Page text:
|[L. S.]||Given under my hand and the seal of the Confederate States of America, at the city of Richmond, on this twelfth day of March, in the year of our Lord one thousand eight hundred and sixty-four.|
By the President:
J. P. Benjamin, Secretary of State.
General Orders No. 19.
Adjt. and Insp. General's Office,
Richmond, February 10, 1864.
The following address of the President is published for the information of the Army:
Soldiers of the Armies of the Confederate States.
In the long and bloody war in which your country is engaged you have achieved many noble triumphs. You have won glorious victories over vastly more numerous hosts. You have cheerfully borne privations and toil to which you were unused. You have readily submitted to restraints upon your individual will that the citizen might better perform his duty to the State as a soldier. To all these you have lately added another triumph — the noblest of human conquests — a victory over yourselves.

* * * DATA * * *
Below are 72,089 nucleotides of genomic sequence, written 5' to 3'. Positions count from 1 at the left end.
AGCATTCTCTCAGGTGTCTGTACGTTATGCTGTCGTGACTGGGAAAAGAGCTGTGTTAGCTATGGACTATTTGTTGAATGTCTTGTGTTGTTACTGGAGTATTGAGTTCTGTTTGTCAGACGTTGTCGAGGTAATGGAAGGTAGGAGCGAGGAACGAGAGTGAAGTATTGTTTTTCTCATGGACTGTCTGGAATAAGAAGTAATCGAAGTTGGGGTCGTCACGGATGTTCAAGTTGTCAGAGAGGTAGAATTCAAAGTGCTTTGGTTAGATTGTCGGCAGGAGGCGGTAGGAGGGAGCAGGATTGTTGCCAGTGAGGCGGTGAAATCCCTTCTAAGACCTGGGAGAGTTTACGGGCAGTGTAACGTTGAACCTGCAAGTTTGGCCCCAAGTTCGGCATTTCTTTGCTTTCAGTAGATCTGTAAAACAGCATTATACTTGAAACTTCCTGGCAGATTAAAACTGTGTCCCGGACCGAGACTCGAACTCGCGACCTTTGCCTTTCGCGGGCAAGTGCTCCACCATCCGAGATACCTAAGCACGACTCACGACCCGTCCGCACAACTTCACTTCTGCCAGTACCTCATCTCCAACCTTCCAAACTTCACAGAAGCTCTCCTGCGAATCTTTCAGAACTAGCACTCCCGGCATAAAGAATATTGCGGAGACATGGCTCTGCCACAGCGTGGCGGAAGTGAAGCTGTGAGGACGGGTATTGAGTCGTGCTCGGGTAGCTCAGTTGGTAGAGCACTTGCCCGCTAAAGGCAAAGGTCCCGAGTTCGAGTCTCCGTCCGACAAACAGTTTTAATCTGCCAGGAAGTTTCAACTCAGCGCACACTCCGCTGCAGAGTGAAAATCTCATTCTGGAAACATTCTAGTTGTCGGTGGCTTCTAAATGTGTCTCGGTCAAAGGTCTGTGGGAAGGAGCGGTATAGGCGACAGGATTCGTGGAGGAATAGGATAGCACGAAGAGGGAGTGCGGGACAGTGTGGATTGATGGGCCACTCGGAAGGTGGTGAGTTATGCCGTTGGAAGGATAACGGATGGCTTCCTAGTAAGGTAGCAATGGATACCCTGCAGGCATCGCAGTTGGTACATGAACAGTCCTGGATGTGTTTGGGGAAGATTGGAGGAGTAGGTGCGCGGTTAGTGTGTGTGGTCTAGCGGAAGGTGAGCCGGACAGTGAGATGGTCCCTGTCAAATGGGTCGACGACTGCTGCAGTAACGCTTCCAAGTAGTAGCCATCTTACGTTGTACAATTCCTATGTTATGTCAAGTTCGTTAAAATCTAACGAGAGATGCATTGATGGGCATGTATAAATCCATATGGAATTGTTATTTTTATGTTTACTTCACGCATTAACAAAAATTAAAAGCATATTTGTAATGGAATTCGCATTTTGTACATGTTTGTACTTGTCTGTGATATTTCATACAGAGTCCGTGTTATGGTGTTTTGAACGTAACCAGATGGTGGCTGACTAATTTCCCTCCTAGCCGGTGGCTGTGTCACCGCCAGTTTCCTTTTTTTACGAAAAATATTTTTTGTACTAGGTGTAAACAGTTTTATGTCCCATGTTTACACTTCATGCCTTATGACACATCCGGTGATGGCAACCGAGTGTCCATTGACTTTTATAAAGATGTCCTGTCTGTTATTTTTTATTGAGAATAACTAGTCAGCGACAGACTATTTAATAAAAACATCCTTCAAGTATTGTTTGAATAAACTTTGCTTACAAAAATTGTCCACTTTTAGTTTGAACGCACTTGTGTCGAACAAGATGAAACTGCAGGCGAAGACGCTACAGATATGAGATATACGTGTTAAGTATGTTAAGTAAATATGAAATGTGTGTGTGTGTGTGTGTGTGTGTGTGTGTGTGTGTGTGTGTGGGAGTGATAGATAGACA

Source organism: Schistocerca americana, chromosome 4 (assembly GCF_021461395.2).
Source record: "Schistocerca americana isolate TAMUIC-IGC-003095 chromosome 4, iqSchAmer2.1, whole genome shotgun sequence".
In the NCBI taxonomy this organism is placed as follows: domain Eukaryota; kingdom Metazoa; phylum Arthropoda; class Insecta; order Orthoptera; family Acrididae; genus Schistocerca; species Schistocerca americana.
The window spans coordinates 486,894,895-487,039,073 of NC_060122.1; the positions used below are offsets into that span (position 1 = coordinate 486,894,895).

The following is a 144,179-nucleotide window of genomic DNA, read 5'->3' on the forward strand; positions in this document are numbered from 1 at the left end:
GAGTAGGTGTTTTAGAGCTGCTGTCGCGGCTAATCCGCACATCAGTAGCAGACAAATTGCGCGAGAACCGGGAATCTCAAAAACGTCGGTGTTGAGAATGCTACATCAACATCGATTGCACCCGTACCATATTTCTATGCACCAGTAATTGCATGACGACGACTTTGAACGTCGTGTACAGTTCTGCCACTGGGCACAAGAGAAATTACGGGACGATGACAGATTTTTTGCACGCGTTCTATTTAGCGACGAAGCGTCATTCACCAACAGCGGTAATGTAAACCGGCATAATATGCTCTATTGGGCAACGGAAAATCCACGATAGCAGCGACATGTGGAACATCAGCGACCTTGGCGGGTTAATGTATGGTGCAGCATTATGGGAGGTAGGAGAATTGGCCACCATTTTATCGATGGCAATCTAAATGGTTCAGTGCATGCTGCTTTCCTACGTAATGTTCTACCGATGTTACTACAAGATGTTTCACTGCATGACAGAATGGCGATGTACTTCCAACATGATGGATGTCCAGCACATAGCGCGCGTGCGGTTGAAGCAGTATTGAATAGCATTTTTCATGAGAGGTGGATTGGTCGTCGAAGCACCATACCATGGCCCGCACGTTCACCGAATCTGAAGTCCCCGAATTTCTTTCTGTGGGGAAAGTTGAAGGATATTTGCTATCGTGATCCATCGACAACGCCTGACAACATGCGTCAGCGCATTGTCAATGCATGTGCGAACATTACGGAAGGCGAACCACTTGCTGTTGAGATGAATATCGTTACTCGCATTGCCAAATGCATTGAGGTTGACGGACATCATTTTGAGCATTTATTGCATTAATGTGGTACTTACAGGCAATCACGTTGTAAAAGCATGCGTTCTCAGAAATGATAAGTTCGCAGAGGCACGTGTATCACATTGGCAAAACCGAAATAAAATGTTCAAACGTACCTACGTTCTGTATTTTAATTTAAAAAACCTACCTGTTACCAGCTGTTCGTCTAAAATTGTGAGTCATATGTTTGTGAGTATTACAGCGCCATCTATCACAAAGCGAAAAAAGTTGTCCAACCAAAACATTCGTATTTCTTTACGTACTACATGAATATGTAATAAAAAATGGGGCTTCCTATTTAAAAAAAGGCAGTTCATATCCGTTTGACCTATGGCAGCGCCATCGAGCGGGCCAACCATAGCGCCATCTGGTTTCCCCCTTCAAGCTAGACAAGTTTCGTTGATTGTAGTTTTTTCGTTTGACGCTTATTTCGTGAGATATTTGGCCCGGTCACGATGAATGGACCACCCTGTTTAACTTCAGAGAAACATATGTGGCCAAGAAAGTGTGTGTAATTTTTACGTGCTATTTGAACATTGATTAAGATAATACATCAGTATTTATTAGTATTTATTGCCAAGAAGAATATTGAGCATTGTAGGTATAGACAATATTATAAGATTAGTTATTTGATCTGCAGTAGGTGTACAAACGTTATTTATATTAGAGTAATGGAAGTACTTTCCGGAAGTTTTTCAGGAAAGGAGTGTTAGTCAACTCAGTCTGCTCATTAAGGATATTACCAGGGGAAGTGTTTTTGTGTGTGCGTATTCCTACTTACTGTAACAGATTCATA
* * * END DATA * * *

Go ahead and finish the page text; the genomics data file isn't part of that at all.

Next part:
As the time drew near when you who first entered the service might well have been expected to claim relief from your arduous labors and restoration to the endearments of home you have heeded only the call of your suffering country. Again you come to tender your service for the public defense — a free offering, which only such patriotism as yours could make — a triumph worthy of you and of the cause to which you are devoted.
I would in vain attempt adequately to express the emotions with which I received the testimonials of confidence and regard which you have recently addressed to me. To some of those first received separate acknowledgments were returned. But it is now apparent that a like generous enthusiasm pervades the whole